The Buenos Aires interlude gives Güemes the opportunity to establish his hard-earned rank and to make a crucial new acquaintance.13 In one scene, he meets General San Martín (also played by Alcón). In shot reverse shots, San Martín confides in the northern leader his plans for the liberation of Perú and asks for his help, which Güemes enthusiastically agrees to provide, showing, as historian Lucía Gálvez asserts that, ‘El futuro libertador se apoyaba en el joven salteño’ [The future liberator relied on the young man from Salta] (2007, 82). Vindicated, his rank recognized, and in possession of fresh orders, Güemes returns to the north and meets General Belgrano (Alfredo Iglesias), who had censured his licentious behavior.14 The film shows Belgrano’s contrition and his willingness to work alongside Güemes, who graciously accepts his apologies and prioritizes Argentina’s liberation.
Once back in his native land, Güemes quickly reasserts his authority and rank. He first meets with Macacha, who celebrates his homecoming and expresses her belief that the armies will be ready to follow him. Next, a cut exposes the mood of the Spanish side: upon hearing a report about Güemes’s troops, the Spanish general Pezuela (José Labernie) asks, ‘Teniente Coronel? (p.165) ¿De qué toldería me habla? Esos son indios.’ [Lieutenant Colonel? Which tribe are you talking about? These are Indians]. Despite this arrogance, the film makes a point of showing that Güemes’s army is composed of enlisted men wearing uniforms and holding military ranks in addition to the gauchos.15 The battle of Tuscal de Velarde exposes the difference between the armies. The Spanish troops fight following traditional formation and with modern weapons—cannons and rifles—while the army led by Güemes charges the enemy full-speed on their horses at the shout of ‘¡Adelante, mis gauchos!’ [Forward, my gauchos!]. What Güemes’s army lacks in materiel is compensated for by the sheer courage and determination of its members. Once the chaos of the battle is over, a slow pan captures the casualties and the gauchos’ hurried collection of the enemy’s arms abandoned on the battleground. Contrasting with this silent scene, the next focuses on Güemes’s victorious army as extradiegetic music by folk singer Mercedes Sosa (1935–2009) celebrates their success, highlighting that ‘toda la tierra está en armas para correr al invasor’ [all the land is up in arms to fight the invader].16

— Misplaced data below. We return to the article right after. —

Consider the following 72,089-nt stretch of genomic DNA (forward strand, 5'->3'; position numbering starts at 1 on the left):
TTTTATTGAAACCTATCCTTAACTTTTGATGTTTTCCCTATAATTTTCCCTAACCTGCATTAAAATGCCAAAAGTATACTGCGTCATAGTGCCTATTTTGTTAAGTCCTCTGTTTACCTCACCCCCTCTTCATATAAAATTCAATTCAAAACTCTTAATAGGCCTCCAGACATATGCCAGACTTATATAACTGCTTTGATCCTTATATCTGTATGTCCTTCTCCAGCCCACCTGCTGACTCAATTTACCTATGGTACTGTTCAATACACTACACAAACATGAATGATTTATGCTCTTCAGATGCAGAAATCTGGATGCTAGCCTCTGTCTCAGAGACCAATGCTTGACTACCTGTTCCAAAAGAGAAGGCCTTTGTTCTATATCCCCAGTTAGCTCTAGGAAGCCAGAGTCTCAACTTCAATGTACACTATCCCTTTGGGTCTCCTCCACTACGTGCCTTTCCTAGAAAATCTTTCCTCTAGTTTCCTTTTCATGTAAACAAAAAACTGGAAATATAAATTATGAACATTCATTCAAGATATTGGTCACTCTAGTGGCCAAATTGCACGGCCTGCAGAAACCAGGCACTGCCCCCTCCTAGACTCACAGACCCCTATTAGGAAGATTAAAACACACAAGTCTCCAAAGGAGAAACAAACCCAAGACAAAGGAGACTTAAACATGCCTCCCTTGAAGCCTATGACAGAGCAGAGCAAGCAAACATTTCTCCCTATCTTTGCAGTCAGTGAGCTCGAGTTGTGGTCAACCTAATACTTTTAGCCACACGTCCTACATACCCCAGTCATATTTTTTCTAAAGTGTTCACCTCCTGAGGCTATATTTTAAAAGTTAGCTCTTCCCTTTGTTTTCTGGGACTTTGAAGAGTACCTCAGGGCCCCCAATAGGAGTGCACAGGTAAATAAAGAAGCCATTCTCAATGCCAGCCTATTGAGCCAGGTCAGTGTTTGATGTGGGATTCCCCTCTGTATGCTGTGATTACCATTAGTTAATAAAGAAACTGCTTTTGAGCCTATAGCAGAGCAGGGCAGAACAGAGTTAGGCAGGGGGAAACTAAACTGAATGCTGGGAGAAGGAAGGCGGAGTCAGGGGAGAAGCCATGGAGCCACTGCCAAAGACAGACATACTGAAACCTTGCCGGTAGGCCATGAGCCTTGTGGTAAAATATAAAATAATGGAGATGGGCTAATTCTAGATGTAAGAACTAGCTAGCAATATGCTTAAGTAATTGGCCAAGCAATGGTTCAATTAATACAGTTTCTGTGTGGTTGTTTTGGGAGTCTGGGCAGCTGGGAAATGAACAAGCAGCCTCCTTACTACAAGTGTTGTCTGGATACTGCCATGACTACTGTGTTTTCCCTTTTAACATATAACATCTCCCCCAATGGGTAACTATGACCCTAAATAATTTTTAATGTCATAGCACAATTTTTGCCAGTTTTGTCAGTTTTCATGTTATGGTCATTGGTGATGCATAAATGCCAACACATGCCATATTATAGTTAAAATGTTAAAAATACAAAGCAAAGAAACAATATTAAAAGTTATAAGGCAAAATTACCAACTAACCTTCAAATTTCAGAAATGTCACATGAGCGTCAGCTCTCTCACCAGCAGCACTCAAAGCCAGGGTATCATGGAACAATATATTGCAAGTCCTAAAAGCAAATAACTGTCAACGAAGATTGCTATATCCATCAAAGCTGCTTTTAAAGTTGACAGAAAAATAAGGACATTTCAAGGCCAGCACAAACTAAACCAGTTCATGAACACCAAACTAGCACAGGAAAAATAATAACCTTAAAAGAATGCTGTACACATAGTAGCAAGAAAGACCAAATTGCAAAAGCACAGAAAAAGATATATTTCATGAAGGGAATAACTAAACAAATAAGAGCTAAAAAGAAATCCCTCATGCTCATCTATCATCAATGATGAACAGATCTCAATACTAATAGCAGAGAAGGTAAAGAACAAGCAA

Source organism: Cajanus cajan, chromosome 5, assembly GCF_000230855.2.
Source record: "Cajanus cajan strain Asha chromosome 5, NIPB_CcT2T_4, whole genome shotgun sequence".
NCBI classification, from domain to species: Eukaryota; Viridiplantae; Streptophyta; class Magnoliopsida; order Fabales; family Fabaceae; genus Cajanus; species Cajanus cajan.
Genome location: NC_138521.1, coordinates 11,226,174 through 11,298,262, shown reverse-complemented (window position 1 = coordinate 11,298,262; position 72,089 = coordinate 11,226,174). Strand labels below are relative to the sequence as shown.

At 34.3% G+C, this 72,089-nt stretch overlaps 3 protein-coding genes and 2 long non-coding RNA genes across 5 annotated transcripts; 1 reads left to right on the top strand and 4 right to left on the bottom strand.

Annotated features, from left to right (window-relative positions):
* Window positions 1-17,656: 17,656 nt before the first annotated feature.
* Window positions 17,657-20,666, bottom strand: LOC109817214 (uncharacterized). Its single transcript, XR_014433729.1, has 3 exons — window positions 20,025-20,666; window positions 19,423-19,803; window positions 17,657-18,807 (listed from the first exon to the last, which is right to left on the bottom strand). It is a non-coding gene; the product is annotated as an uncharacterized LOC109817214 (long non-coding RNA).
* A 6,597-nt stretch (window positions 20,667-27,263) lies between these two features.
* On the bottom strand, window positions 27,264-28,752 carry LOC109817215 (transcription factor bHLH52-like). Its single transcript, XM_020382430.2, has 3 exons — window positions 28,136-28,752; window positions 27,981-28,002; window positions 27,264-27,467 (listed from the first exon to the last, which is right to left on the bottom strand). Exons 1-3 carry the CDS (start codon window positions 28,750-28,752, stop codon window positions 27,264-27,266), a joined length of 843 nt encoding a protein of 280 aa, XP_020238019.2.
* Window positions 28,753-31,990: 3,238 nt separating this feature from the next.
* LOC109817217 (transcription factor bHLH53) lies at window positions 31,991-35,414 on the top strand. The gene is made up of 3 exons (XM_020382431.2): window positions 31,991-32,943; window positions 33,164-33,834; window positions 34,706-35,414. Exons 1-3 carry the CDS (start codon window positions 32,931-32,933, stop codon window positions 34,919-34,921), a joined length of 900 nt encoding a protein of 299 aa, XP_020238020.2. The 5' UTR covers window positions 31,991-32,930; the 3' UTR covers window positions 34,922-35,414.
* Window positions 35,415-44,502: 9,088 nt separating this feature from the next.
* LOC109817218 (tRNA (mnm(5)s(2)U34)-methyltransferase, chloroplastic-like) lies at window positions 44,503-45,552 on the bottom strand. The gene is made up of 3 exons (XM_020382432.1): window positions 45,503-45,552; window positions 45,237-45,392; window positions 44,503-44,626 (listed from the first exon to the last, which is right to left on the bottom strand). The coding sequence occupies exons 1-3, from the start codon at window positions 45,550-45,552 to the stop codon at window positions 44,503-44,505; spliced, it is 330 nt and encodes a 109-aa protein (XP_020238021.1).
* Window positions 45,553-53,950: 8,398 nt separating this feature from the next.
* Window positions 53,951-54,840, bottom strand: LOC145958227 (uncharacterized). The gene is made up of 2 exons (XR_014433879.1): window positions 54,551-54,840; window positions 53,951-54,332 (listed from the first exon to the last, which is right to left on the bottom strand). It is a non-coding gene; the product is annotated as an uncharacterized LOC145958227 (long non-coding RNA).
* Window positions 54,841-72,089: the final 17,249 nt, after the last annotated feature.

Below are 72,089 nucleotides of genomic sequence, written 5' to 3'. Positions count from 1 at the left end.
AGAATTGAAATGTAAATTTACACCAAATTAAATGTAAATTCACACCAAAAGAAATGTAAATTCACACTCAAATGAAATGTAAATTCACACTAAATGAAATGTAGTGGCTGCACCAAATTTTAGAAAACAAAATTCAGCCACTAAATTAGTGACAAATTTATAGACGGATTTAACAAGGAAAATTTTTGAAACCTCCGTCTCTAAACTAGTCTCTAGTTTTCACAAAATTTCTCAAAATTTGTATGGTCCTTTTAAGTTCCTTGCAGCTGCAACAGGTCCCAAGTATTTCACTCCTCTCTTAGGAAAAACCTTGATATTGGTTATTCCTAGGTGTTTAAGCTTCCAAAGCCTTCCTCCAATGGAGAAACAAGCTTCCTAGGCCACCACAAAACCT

Güemes emphasizes that the battle for independence left no one untouched and that the general’s armies were supported by an impressive collective effort. In a conversation between two Spanish generals, the participation of creole women in espionage is mentioned as well as the punishment that two female ‘spies’ will face for aiding the creoles’ side. Indian servants are also seen as active participants in the independence effort as they pass information about military actions to other humble informants. To highlight the relevance of this cooperative work, there is an extremely long shot of a man against the background of uneven terrain relaying information that will allow Güemes to be prepared for the enemy’s next move. Every contribution to the war is put in perspective: no matter how small, it is seen as valuable and important for the larger cause. The reliable network of spies working for the cause is matched by Güemes’s unconventional tactics of attacking the enemy at full speed and in unexpected ambushes that surprise and disconcert them. These assaults eventually push the Spanish troops to retreat from Jujuy and Salta, giving a new victory to Güemes who cements his leadership and authority in the region when members of the town hall offer him the position of governor.
In Torre Nilsson’s film, Güemes’s new title comes with additional responsibilities. The most immediate is that he must demand the people of Salta to make further sacrifice and contribute so that the war against the Spanish Crown can proceed. Assuming the leadership of the area also implies abiding by more traditional urbane customs than those which the caudillo has used in the countryside. For instance, at the inaugural ball to celebrate his governorship, the attendees wait for the governor to start dancing. Unaware of this social convention, a richly dressed Güemes is informed by Macacha that he should invite a lady to dance. The general stands out not only because of his attire but also his impressive height, connoting his special status as a military and civilian leader. His social interactions are interrupted by two (p.166) men who previously had a property dispute to inform him that they have amicably solved their differences. This episode reveals that the governor must oversee a broad range of issues, not just the direction of the war. His duties are multiplied. He must be ready for war, but also lay the foundations for new legislation, paying attention to the area’s resources and subsistence. On one occasion, when he surveys the material destruction brought by war, he renews his pledge to fight off the Spanish forces in order to restore the region’s economy.